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The iconic Joshua Tree gets federal protection

Words by Tess Becker

One of the most iconic national parks in the US is Joshua Tree National Park, where two distinct deserts, the Mojave and the Colorado, meet, forming a distinct ecosystem. Sharp winds and occasional torrential downpours shape the park and is home to rich cultural history in the south of California. 

The park is named for the Joshua Tree, a spindly, spiky tree that wouldn’t be out of place in a Dr Suess book, and now it has government protection.

In a win for environmentalists, California lawmakers voted to permanently protect the iconic western Joshua Tree with the Western Joshua Tree Conservation Act.

The act prohibits the killing or removal of the trees without permission, requires the development of a conservation plan, and creates a fund to protect the species. It’s California’s first act to protect this climate threatened species.

“It’s been a long journey to get here,” said Brendan Cummings, the conservation director of the Center for Biological Diversity. “We can finally move on from the debate over whether joshua trees should get protection, to focusing on actually implementing measures to help ensure that they get through the very difficult decades ahead.”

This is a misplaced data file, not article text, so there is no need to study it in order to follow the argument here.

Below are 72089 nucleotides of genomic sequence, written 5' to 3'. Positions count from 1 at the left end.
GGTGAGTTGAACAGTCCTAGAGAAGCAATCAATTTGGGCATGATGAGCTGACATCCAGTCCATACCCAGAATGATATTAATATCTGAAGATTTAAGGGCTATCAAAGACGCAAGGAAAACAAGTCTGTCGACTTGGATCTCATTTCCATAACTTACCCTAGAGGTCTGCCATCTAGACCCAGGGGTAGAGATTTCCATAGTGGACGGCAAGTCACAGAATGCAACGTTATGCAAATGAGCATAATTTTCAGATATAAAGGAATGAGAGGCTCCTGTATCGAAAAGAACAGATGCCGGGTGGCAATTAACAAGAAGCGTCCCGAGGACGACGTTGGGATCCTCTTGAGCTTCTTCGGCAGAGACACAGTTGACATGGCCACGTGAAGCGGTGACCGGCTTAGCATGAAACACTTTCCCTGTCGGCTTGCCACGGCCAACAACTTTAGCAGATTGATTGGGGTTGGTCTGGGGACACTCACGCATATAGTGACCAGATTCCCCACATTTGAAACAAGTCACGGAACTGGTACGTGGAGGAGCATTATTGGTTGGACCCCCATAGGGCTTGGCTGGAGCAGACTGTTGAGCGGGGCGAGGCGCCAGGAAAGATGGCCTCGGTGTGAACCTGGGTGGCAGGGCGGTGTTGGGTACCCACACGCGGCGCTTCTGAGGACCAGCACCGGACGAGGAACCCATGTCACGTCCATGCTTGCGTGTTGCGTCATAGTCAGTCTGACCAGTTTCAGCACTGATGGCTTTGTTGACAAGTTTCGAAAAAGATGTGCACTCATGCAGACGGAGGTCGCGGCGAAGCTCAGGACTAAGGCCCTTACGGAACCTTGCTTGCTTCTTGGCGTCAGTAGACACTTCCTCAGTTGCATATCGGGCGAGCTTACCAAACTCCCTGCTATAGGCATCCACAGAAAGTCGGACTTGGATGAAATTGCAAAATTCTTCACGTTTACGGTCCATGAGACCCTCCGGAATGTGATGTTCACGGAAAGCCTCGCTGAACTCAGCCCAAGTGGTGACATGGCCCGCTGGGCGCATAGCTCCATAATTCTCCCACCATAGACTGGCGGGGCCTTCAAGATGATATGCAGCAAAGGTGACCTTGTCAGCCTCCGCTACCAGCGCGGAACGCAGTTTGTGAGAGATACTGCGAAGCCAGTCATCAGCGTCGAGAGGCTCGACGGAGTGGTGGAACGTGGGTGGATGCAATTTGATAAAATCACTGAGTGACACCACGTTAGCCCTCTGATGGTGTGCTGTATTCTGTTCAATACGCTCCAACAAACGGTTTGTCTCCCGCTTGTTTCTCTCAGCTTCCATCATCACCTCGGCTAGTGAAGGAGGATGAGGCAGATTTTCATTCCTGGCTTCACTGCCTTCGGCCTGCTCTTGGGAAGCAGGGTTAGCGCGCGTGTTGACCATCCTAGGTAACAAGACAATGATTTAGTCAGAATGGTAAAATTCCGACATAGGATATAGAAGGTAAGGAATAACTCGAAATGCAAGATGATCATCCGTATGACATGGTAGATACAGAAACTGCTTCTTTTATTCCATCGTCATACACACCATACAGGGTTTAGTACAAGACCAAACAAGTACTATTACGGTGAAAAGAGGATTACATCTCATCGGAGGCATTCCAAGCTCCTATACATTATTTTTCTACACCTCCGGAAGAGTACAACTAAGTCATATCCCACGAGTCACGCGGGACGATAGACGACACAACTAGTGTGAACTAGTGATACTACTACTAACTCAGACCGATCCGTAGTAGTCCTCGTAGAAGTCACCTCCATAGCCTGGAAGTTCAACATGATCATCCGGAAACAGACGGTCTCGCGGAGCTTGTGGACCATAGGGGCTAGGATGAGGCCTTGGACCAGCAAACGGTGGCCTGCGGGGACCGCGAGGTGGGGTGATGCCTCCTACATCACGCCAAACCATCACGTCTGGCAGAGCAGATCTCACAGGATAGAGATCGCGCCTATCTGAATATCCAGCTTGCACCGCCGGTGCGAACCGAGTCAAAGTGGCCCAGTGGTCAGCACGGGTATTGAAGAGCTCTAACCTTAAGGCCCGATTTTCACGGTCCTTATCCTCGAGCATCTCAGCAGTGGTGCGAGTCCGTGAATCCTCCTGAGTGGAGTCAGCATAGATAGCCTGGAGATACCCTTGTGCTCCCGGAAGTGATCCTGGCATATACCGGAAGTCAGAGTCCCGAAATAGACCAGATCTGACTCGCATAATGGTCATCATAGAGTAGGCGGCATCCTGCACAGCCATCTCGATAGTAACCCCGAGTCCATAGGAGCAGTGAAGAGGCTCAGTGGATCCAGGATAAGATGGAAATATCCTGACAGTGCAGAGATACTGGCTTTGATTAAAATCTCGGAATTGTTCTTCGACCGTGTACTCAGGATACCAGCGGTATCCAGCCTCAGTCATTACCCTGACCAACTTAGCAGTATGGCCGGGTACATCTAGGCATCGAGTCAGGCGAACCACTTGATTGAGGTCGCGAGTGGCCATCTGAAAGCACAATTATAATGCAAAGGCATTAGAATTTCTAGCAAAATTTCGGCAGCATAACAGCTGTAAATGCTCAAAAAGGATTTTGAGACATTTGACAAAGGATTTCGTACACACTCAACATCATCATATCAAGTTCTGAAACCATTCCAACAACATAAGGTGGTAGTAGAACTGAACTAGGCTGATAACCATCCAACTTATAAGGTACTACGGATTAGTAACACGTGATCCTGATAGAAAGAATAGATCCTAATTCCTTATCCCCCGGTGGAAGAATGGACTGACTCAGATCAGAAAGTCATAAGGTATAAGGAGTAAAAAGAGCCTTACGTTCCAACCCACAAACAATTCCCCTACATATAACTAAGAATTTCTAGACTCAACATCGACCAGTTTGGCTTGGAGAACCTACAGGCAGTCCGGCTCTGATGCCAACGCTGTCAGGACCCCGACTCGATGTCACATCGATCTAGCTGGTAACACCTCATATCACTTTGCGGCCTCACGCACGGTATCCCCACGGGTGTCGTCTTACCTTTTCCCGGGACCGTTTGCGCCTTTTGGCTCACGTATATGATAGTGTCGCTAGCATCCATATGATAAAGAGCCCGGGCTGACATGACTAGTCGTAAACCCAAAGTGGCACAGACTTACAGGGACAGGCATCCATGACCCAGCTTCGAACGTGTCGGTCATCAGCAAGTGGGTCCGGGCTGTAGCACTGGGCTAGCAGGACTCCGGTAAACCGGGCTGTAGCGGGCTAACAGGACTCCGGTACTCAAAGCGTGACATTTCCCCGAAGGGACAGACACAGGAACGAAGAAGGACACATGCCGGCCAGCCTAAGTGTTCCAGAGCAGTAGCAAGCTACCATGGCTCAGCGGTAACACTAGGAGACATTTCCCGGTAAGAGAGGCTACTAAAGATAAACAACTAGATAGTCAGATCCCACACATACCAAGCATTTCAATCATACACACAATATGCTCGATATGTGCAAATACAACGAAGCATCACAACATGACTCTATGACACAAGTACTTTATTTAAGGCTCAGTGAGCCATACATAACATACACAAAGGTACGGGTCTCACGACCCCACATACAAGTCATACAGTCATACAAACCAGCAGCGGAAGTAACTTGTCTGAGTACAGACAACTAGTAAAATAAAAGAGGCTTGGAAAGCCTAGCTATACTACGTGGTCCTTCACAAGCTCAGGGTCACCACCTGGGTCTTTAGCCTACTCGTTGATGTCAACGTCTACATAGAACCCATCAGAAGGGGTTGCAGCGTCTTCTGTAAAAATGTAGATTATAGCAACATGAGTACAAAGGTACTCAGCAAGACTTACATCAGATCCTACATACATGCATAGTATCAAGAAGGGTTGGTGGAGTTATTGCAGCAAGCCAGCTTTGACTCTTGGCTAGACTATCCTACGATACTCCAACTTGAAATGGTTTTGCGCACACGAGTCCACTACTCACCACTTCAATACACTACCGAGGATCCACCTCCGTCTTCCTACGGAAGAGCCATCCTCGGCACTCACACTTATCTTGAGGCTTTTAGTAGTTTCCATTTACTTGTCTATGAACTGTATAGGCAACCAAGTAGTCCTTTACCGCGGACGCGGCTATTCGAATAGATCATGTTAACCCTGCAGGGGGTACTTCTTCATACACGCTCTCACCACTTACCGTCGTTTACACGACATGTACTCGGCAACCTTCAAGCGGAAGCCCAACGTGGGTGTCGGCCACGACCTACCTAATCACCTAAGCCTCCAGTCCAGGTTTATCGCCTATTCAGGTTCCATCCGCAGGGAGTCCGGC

Charity check-in

At Smiley Movement, we like to elevate the work of charities across the world. Here are three charities whose causes align with the themes in this article.

The Women Invested to Save Earth Fund. This organization helps support underrepresented and underfunded Black, indigenous, and women of color-led organizations across the world. Find out more and support them here

Giraffe Conservation Foundation. They help nonprofits protect and conserve giraffes. Check them out here.

The Life You Can Save. An organization that helps mobilize aid to regions affected by malaria. Find out more

This article aligns with the UN SDG Life on Land.

This article aligns with the following UN SDGs

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